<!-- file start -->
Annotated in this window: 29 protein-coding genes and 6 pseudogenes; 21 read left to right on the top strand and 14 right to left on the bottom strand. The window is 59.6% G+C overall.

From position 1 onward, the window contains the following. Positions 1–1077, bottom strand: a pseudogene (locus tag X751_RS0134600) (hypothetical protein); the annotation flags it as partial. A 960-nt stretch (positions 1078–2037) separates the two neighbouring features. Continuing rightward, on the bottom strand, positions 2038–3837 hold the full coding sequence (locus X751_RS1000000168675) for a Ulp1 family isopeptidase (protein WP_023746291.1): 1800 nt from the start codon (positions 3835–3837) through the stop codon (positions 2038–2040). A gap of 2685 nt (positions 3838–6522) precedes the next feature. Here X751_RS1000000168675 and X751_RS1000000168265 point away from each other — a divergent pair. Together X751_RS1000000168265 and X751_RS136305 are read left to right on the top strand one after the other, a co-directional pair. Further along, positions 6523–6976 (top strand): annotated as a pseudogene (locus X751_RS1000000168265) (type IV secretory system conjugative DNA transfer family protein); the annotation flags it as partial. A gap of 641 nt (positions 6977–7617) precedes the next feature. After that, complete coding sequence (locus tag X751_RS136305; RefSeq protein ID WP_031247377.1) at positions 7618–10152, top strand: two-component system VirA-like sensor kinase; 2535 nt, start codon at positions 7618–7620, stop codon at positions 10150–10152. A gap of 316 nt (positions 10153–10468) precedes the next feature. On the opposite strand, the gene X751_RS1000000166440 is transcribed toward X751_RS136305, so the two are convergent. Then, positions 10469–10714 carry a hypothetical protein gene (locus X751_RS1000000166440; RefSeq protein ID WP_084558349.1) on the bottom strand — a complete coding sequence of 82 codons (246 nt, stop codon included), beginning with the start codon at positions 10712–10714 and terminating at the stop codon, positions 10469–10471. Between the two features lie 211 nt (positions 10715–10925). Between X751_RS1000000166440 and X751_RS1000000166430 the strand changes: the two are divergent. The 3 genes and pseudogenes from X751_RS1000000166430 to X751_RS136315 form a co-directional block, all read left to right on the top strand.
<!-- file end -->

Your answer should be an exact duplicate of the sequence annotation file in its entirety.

Annotated in this window: 29 protein-coding genes and 6 pseudogenes; 21 read left to right on the top strand and 14 right to left on the bottom strand. The window is 59.6% G+C overall.

From position 1 onward, the window contains the following. Positions 1–1077, bottom strand: a pseudogene (locus tag X751_RS0134600) (hypothetical protein); the annotation flags it as partial. A 960-nt stretch (positions 1078–2037) separates the two neighbouring features. Continuing rightward, on the bottom strand, positions 2038–3837 hold the full coding sequence (locus X751_RS1000000168675) for a Ulp1 family isopeptidase (protein WP_023746291.1): 1800 nt from the start codon (positions 3835–3837) through the stop codon (positions 2038–2040). A gap of 2685 nt (positions 3838–6522) precedes the next feature. Here X751_RS1000000168675 and X751_RS1000000168265 point away from each other — a divergent pair. Together X751_RS1000000168265 and X751_RS136305 are read left to right on the top strand one after the other, a co-directional pair. Further along, positions 6523–6976 (top strand): annotated as a pseudogene (locus X751_RS1000000168265) (type IV secretory system conjugative DNA transfer family protein); the annotation flags it as partial. A gap of 641 nt (positions 6977–7617) precedes the next feature. After that, complete coding sequence (locus tag X751_RS136305; RefSeq protein ID WP_031247377.1) at positions 7618–10152, top strand: two-component system VirA-like sensor kinase; 2535 nt, start codon at positions 7618–7620, stop codon at positions 10150–10152. A gap of 316 nt (positions 10153–10468) precedes the next feature. On the opposite strand, the gene X751_RS1000000166440 is transcribed toward X751_RS136305, so the two are convergent. Then, positions 10469–10714 carry a hypothetical protein gene (locus X751_RS1000000166440; RefSeq protein ID WP_084558349.1) on the bottom strand — a complete coding sequence of 82 codons (246 nt, stop codon included), beginning with the start codon at positions 10712–10714 and terminating at the stop codon, positions 10469–10471. Between the two features lie 211 nt (positions 10715–10925). Between X751_RS1000000166440 and X751_RS1000000166430 the strand changes: the two are divergent. The 3 genes and pseudogenes from X751_RS1000000166430 to X751_RS136315 form a co-directional block, all read left to right on the top strand.